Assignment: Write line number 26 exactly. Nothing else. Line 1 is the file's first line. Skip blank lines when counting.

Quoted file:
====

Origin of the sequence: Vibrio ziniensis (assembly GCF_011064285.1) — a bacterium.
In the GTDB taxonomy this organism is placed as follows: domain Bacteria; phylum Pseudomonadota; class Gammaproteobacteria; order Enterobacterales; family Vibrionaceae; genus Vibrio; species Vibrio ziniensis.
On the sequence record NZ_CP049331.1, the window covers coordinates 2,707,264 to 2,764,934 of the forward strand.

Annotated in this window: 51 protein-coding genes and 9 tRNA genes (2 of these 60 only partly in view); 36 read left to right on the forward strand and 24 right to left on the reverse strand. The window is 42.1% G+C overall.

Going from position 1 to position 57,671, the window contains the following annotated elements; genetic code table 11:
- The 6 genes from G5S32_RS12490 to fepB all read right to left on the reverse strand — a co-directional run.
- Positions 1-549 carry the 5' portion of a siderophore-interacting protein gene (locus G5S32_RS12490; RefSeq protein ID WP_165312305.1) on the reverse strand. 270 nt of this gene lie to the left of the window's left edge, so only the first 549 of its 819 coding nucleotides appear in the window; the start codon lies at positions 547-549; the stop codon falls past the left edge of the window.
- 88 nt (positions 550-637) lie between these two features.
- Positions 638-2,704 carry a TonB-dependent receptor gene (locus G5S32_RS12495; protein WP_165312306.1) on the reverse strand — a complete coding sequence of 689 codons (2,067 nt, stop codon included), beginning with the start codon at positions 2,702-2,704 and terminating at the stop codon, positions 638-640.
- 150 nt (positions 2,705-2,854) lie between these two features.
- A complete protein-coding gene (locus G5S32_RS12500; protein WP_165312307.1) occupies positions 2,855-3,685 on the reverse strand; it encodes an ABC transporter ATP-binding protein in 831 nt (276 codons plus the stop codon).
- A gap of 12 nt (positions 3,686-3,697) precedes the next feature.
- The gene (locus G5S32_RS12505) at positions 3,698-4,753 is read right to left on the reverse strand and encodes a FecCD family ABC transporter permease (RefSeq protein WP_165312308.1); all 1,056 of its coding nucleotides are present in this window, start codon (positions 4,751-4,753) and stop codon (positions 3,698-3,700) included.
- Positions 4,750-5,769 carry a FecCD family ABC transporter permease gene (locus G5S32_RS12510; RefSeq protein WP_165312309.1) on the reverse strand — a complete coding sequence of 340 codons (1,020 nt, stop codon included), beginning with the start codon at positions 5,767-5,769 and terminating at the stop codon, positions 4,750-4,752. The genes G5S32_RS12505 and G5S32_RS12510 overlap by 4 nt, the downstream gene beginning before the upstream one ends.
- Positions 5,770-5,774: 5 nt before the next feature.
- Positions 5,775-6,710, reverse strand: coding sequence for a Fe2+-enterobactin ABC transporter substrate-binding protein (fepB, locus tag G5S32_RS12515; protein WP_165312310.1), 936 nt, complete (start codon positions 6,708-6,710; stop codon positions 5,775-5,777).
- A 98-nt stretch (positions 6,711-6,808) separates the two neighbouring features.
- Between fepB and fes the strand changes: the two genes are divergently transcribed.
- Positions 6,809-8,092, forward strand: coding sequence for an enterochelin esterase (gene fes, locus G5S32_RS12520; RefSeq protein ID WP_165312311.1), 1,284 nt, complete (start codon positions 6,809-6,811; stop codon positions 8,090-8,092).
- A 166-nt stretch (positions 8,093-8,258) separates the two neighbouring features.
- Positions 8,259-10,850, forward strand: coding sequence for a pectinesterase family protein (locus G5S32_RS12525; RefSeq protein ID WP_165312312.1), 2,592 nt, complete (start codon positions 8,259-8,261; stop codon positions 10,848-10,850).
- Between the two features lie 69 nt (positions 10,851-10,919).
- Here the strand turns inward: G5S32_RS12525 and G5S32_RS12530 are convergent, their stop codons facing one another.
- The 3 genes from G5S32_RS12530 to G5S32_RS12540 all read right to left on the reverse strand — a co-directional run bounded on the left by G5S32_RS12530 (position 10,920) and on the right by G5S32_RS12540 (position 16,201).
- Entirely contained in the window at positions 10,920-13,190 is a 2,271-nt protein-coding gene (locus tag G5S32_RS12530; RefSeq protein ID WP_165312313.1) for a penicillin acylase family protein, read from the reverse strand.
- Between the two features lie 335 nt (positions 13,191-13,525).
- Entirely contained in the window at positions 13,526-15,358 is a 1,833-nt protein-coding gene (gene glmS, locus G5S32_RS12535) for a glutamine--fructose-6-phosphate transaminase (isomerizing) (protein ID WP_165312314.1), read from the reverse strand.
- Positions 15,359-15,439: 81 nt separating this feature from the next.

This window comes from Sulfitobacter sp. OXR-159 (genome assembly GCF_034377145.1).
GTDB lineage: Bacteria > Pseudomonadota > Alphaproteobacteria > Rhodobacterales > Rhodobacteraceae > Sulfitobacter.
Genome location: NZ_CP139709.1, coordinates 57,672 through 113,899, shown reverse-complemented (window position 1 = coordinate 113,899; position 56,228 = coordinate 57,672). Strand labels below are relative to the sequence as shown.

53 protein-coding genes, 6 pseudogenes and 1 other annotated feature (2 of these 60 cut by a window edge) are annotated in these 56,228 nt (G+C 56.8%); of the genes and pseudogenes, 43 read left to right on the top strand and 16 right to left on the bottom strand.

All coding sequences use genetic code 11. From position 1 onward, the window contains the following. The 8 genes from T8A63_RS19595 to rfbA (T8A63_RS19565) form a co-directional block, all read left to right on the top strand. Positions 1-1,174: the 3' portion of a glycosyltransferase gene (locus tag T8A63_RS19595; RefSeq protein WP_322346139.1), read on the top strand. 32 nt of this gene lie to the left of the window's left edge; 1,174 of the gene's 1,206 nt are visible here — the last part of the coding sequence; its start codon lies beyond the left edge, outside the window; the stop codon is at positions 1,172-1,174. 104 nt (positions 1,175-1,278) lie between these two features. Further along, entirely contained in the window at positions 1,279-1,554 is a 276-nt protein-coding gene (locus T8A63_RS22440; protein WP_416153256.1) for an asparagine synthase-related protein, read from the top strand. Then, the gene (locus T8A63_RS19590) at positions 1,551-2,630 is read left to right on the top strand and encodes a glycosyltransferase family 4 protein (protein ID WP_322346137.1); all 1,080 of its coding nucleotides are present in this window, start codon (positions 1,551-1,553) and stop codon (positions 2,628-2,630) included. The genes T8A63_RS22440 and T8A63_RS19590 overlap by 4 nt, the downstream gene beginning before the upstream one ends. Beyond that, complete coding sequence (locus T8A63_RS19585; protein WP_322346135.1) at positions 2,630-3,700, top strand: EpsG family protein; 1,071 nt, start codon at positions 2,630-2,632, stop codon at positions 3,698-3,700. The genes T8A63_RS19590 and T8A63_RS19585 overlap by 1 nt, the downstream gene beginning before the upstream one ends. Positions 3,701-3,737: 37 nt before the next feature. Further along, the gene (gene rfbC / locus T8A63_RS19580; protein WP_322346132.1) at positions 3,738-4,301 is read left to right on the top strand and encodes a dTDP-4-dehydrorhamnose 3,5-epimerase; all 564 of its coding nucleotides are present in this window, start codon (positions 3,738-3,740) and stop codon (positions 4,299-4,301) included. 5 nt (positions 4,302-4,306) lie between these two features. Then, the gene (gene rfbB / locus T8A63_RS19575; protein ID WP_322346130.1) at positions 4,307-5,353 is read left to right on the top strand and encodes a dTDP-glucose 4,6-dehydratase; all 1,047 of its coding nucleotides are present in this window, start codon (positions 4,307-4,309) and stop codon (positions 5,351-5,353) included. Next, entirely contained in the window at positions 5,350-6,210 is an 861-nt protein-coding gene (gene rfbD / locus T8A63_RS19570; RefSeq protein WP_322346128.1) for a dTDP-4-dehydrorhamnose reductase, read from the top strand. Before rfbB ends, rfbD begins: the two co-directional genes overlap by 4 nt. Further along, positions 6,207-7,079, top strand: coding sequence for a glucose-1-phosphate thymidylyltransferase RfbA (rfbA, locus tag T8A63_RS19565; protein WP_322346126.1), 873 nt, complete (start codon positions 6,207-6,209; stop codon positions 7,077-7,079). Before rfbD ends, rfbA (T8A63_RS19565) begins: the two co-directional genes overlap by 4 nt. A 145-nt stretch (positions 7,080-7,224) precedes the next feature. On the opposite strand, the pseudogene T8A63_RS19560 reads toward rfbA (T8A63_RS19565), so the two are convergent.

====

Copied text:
- Between the two features lie 335 nt (positions 13,191-13,525).